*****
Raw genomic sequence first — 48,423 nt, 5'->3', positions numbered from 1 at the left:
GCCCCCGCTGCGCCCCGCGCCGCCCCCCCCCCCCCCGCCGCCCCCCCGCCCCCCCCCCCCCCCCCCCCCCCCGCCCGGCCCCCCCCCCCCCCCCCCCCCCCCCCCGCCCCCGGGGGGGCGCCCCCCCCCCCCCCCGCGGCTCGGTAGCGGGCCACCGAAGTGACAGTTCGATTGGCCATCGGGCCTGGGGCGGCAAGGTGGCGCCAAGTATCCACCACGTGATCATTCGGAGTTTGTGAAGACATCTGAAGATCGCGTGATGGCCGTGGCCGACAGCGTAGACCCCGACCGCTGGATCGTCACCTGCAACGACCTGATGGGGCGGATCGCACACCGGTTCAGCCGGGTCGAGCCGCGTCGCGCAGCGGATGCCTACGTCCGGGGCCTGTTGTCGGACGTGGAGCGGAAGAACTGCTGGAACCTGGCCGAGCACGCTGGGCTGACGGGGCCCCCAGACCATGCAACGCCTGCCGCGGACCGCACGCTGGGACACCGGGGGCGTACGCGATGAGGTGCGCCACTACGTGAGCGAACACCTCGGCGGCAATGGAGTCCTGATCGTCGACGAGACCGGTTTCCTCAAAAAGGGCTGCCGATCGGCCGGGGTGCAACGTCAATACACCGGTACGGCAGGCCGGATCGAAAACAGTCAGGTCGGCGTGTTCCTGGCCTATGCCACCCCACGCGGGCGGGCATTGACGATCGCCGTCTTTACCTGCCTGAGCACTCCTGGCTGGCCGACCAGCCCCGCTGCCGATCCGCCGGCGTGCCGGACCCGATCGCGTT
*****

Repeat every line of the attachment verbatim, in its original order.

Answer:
Raw genomic sequence first — 48,423 nt, 5'->3', positions numbered from 1 at the left:
GCCCCCGCTGCGCCCCGCGCCGCCCCCCCCCCCCCCGCCGCCCCCCCGCCCCCCCCCCCCCCCCCCCCCCCCGCCCGGCCCCCCCCCCCCCCCCCCCCCCCCCCCGCCCCCGGGGGGGCGCCCCCCCCCCCCCCCGCGGCTCGGTAGCGGGCCACCGAAGTGACAGTTCGATTGGCCATCGGGCCTGGGGCGGCAAGGTGGCGCCAAGTATCCACCACGTGATCATTCGGAGTTTGTGAAGACATCTGAAGATCGCGTGATGGCCGTGGCCGACAGCGTAGACCCCGACCGCTGGATCGTCACCTGCAACGACCTGATGGGGCGGATCGCACACCGGTTCAGCCGGGTCGAGCCGCGTCGCGCAGCGGATGCCTACGTCCGGGGCCTGTTGTCGGACGTGGAGCGGAAGAACTGCTGGAACCTGGCCGAGCACGCTGGGCTGACGGGGCCCCCAGACCATGCAACGCCTGCCGCGGACCGCACGCTGGGACACCGGGGGCGTACGCGATGAGGTGCGCCACTACGTGAGCGAACACCTCGGCGGCAATGGAGTCCTGATCGTCGACGAGACCGGTTTCCTCAAAAAGGGCTGCCGATCGGCCGGGGTGCAACGTCAATACACCGGTACGGCAGGCCGGATCGAAAACAGTCAGGTCGGCGTGTTCCTGGCCTATGCCACCCCACGCGGGCGGGCATTGACGATCGCCGTCTTTACCTGCCTGAGCACTCCTGGCTGGCCGACCAGCCCCGCTGCCGATCCGCCGGCGTGCCGGACCCGATCGCGTT